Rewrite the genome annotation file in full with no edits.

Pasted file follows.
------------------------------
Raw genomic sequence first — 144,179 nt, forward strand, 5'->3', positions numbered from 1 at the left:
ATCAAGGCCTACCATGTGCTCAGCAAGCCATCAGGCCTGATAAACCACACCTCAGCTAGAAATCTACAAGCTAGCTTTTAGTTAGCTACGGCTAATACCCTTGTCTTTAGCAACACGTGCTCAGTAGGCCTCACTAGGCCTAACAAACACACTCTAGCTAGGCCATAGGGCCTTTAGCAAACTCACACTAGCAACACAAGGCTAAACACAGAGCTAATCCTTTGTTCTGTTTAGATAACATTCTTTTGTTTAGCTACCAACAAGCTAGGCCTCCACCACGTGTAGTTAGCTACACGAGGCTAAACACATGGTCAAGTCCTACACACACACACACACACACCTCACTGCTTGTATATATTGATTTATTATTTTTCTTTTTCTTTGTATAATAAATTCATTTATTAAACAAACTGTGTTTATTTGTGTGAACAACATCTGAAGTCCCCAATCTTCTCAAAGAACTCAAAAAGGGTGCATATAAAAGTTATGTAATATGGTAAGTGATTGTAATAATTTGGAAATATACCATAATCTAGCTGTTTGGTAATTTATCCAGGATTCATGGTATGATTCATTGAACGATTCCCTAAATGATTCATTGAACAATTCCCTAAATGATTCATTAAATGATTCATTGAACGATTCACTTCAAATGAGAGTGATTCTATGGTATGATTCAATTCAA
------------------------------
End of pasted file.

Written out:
Raw genomic sequence first — 144,179 nt, forward strand, 5'->3', positions numbered from 1 at the left:
ATCAAGGCCTACCATGTGCTCAGCAAGCCATCAGGCCTGATAAACCACACCTCAGCTAGAAATCTACAAGCTAGCTTTTAGTTAGCTACGGCTAATACCCTTGTCTTTAGCAACACGTGCTCAGTAGGCCTCACTAGGCCTAACAAACACACTCTAGCTAGGCCATAGGGCCTTTAGCAAACTCACACTAGCAACACAAGGCTAAACACAGAGCTAATCCTTTGTTCTGTTTAGATAACATTCTTTTGTTTAGCTACCAACAAGCTAGGCCTCCACCACGTGTAGTTAGCTACACGAGGCTAAACACATGGTCAAGTCCTACACACACACACACACACACCTCACTGCTTGTATATATTGATTTATTATTTTTCTTTTTCTTTGTATAATAAATTCATTTATTAAACAAACTGTGTTTATTTGTGTGAACAACATCTGAAGTCCCCAATCTTCTCAAAGAACTCAAAAAGGGTGCATATAAAAGTTATGTAATATGGTAAGTGATTGTAATAATTTGGAAATATACCATAATCTAGCTGTTTGGTAATTTATCCAGGATTCATGGTATGATTCATTGAACGATTCCCTAAATGATTCATTGAACAATTCCCTAAATGATTCATTAAATGATTCATTGAACGATTCACTTCAAATGAGAGTGATTCTATGGTATGATTCAATTCAA